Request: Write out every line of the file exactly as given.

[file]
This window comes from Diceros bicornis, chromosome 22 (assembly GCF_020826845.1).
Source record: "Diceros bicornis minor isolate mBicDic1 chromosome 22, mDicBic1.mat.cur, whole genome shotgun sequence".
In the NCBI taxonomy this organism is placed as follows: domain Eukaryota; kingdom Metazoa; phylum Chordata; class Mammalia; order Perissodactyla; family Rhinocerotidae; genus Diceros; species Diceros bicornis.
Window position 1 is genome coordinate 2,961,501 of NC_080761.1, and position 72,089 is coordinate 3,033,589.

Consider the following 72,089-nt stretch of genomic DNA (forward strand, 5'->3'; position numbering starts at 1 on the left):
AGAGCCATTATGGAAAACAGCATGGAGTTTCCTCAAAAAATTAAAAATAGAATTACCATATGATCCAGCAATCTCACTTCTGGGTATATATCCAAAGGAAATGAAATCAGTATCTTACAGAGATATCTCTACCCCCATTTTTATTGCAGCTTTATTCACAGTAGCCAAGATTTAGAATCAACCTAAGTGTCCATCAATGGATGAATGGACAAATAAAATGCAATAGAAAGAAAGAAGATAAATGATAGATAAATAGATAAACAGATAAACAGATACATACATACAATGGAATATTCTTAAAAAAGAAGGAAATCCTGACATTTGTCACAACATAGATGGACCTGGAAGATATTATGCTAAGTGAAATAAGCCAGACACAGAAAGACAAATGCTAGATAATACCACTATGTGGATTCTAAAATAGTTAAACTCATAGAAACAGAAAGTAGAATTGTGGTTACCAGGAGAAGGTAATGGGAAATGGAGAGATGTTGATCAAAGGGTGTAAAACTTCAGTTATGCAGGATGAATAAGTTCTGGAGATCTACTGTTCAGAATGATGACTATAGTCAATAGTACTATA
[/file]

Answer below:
This window comes from Diceros bicornis, chromosome 22 (assembly GCF_020826845.1).
Source record: "Diceros bicornis minor isolate mBicDic1 chromosome 22, mDicBic1.mat.cur, whole genome shotgun sequence".
In the NCBI taxonomy this organism is placed as follows: domain Eukaryota; kingdom Metazoa; phylum Chordata; class Mammalia; order Perissodactyla; family Rhinocerotidae; genus Diceros; species Diceros bicornis.
Window position 1 is genome coordinate 2,961,501 of NC_080761.1, and position 72,089 is coordinate 3,033,589.

Consider the following 72,089-nt stretch of genomic DNA (forward strand, 5'->3'; position numbering starts at 1 on the left):
AGAGCCATTATGGAAAACAGCATGGAGTTTCCTCAAAAAATTAAAAATAGAATTACCATATGATCCAGCAATCTCACTTCTGGGTATATATCCAAAGGAAATGAAATCAGTATCTTACAGAGATATCTCTACCCCCATTTTTATTGCAGCTTTATTCACAGTAGCCAAGATTTAGAATCAACCTAAGTGTCCATCAATGGATGAATGGACAAATAAAATGCAATAGAAAGAAAGAAGATAAATGATAGATAAATAGATAAACAGATAAACAGATACATACATACAATGGAATATTCTTAAAAAAGAAGGAAATCCTGACATTTGTCACAACATAGATGGACCTGGAAGATATTATGCTAAGTGAAATAAGCCAGACACAGAAAGACAAATGCTAGATAATACCACTATGTGGATTCTAAAATAGTTAAACTCATAGAAACAGAAAGTAGAATTGTGGTTACCAGGAGAAGGTAATGGGAAATGGAGAGATGTTGATCAAAGGGTGTAAAACTTCAGTTATGCAGGATGAATAAGTTCTGGAGATCTACTGTTCAGAATGATGACTATAGTCAATAGTACTATA